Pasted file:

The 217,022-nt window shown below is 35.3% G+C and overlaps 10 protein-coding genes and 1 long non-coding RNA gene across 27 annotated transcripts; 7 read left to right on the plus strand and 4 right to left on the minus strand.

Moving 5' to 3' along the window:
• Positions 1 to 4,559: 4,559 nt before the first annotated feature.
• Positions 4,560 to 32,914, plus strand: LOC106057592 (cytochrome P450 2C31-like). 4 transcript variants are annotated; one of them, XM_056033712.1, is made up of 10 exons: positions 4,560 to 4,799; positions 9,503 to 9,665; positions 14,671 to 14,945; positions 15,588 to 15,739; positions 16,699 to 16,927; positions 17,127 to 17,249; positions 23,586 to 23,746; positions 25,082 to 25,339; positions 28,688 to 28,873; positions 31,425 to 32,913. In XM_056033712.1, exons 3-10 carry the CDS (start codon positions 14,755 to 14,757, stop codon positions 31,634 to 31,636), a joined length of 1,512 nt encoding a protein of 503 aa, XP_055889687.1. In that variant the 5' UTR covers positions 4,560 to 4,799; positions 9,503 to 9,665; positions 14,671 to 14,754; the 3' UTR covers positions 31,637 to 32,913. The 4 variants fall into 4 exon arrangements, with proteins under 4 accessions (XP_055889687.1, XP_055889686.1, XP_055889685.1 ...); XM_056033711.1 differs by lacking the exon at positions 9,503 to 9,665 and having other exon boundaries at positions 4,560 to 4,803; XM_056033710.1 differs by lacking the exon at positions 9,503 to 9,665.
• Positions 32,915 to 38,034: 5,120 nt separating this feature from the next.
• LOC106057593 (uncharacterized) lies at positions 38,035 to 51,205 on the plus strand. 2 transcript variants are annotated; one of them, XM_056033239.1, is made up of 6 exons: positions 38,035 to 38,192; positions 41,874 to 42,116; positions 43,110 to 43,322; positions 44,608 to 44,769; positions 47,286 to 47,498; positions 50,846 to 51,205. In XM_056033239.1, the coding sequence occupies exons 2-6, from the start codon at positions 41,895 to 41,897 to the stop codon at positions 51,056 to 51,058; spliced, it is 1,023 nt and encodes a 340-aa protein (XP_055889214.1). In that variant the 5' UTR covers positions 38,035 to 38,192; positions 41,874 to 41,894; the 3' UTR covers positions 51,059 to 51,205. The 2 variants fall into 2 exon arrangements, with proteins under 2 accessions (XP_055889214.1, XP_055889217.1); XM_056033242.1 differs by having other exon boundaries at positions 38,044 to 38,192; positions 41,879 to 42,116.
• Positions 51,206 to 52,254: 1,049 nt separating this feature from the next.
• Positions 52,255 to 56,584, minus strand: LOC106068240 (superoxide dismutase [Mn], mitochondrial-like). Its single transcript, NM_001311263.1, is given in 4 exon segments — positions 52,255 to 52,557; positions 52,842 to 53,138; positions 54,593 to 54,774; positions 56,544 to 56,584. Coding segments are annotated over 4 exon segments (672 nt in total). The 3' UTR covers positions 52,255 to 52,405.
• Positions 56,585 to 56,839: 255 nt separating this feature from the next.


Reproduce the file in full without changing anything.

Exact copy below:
The 217,022-nt window shown below is 35.3% G+C and overlaps 10 protein-coding genes and 1 long non-coding RNA gene across 27 annotated transcripts; 7 read left to right on the plus strand and 4 right to left on the minus strand.

Moving 5' to 3' along the window:
• Positions 1 to 4,559: 4,559 nt before the first annotated feature.
• Positions 4,560 to 32,914, plus strand: LOC106057592 (cytochrome P450 2C31-like). 4 transcript variants are annotated; one of them, XM_056033712.1, is made up of 10 exons: positions 4,560 to 4,799; positions 9,503 to 9,665; positions 14,671 to 14,945; positions 15,588 to 15,739; positions 16,699 to 16,927; positions 17,127 to 17,249; positions 23,586 to 23,746; positions 25,082 to 25,339; positions 28,688 to 28,873; positions 31,425 to 32,913. In XM_056033712.1, exons 3-10 carry the CDS (start codon positions 14,755 to 14,757, stop codon positions 31,634 to 31,636), a joined length of 1,512 nt encoding a protein of 503 aa, XP_055889687.1. In that variant the 5' UTR covers positions 4,560 to 4,799; positions 9,503 to 9,665; positions 14,671 to 14,754; the 3' UTR covers positions 31,637 to 32,913. The 4 variants fall into 4 exon arrangements, with proteins under 4 accessions (XP_055889687.1, XP_055889686.1, XP_055889685.1 ...); XM_056033711.1 differs by lacking the exon at positions 9,503 to 9,665 and having other exon boundaries at positions 4,560 to 4,803; XM_056033710.1 differs by lacking the exon at positions 9,503 to 9,665.
• Positions 32,915 to 38,034: 5,120 nt separating this feature from the next.
• LOC106057593 (uncharacterized) lies at positions 38,035 to 51,205 on the plus strand. 2 transcript variants are annotated; one of them, XM_056033239.1, is made up of 6 exons: positions 38,035 to 38,192; positions 41,874 to 42,116; positions 43,110 to 43,322; positions 44,608 to 44,769; positions 47,286 to 47,498; positions 50,846 to 51,205. In XM_056033239.1, the coding sequence occupies exons 2-6, from the start codon at positions 41,895 to 41,897 to the stop codon at positions 51,056 to 51,058; spliced, it is 1,023 nt and encodes a 340-aa protein (XP_055889214.1). In that variant the 5' UTR covers positions 38,035 to 38,192; positions 41,874 to 41,894; the 3' UTR covers positions 51,059 to 51,205. The 2 variants fall into 2 exon arrangements, with proteins under 2 accessions (XP_055889214.1, XP_055889217.1); XM_056033242.1 differs by having other exon boundaries at positions 38,044 to 38,192; positions 41,879 to 42,116.
• Positions 51,206 to 52,254: 1,049 nt separating this feature from the next.
• Positions 52,255 to 56,584, minus strand: LOC106068240 (superoxide dismutase [Mn], mitochondrial-like). Its single transcript, NM_001311263.1, is given in 4 exon segments — positions 52,255 to 52,557; positions 52,842 to 53,138; positions 54,593 to 54,774; positions 56,544 to 56,584. Coding segments are annotated over 4 exon segments (672 nt in total). The 3' UTR covers positions 52,255 to 52,405.
• Positions 56,585 to 56,839: 255 nt separating this feature from the next.